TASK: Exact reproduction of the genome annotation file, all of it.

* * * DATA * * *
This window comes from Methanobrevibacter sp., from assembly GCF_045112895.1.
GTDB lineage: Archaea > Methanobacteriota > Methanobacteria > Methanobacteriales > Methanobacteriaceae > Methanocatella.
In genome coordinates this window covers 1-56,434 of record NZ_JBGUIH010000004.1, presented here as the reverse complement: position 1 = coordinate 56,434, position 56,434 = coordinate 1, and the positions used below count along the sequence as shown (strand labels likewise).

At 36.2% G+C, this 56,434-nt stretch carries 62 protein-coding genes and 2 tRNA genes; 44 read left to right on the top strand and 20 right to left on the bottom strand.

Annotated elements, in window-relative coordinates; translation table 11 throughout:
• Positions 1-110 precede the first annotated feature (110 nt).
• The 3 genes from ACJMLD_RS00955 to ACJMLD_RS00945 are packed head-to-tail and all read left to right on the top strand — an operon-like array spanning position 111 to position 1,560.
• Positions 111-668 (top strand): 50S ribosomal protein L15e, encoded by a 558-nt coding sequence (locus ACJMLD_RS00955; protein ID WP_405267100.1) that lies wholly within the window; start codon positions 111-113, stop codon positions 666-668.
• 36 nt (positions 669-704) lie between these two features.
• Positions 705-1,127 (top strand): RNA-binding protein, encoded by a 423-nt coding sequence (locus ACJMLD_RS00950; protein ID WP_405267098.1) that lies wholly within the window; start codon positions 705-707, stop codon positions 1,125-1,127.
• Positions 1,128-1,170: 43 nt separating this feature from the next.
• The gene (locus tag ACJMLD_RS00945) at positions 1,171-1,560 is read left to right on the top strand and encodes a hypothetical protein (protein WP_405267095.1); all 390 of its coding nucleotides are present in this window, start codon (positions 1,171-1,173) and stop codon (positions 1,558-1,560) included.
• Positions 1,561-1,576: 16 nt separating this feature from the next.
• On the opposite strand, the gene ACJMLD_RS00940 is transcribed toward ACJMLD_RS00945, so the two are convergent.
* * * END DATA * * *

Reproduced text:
This window comes from Methanobrevibacter sp., from assembly GCF_045112895.1.
GTDB lineage: Archaea > Methanobacteriota > Methanobacteria > Methanobacteriales > Methanobacteriaceae > Methanocatella.
In genome coordinates this window covers 1-56,434 of record NZ_JBGUIH010000004.1, presented here as the reverse complement: position 1 = coordinate 56,434, position 56,434 = coordinate 1, and the positions used below count along the sequence as shown (strand labels likewise).

At 36.2% G+C, this 56,434-nt stretch carries 62 protein-coding genes and 2 tRNA genes; 44 read left to right on the top strand and 20 right to left on the bottom strand.

Annotated elements, in window-relative coordinates; translation table 11 throughout:
• Positions 1-110 precede the first annotated feature (110 nt).
• The 3 genes from ACJMLD_RS00955 to ACJMLD_RS00945 are packed head-to-tail and all read left to right on the top strand — an operon-like array spanning position 111 to position 1,560.
• Positions 111-668 (top strand): 50S ribosomal protein L15e, encoded by a 558-nt coding sequence (locus ACJMLD_RS00955; protein ID WP_405267100.1) that lies wholly within the window; start codon positions 111-113, stop codon positions 666-668.
• 36 nt (positions 669-704) lie between these two features.
• Positions 705-1,127 (top strand): RNA-binding protein, encoded by a 423-nt coding sequence (locus ACJMLD_RS00950; protein ID WP_405267098.1) that lies wholly within the window; start codon positions 705-707, stop codon positions 1,125-1,127.
• Positions 1,128-1,170: 43 nt separating this feature from the next.
• The gene (locus tag ACJMLD_RS00945) at positions 1,171-1,560 is read left to right on the top strand and encodes a hypothetical protein (protein WP_405267095.1); all 390 of its coding nucleotides are present in this window, start codon (positions 1,171-1,173) and stop codon (positions 1,558-1,560) included.
• Positions 1,561-1,576: 16 nt separating this feature from the next.
• On the opposite strand, the gene ACJMLD_RS00940 is transcribed toward ACJMLD_RS00945, so the two are convergent.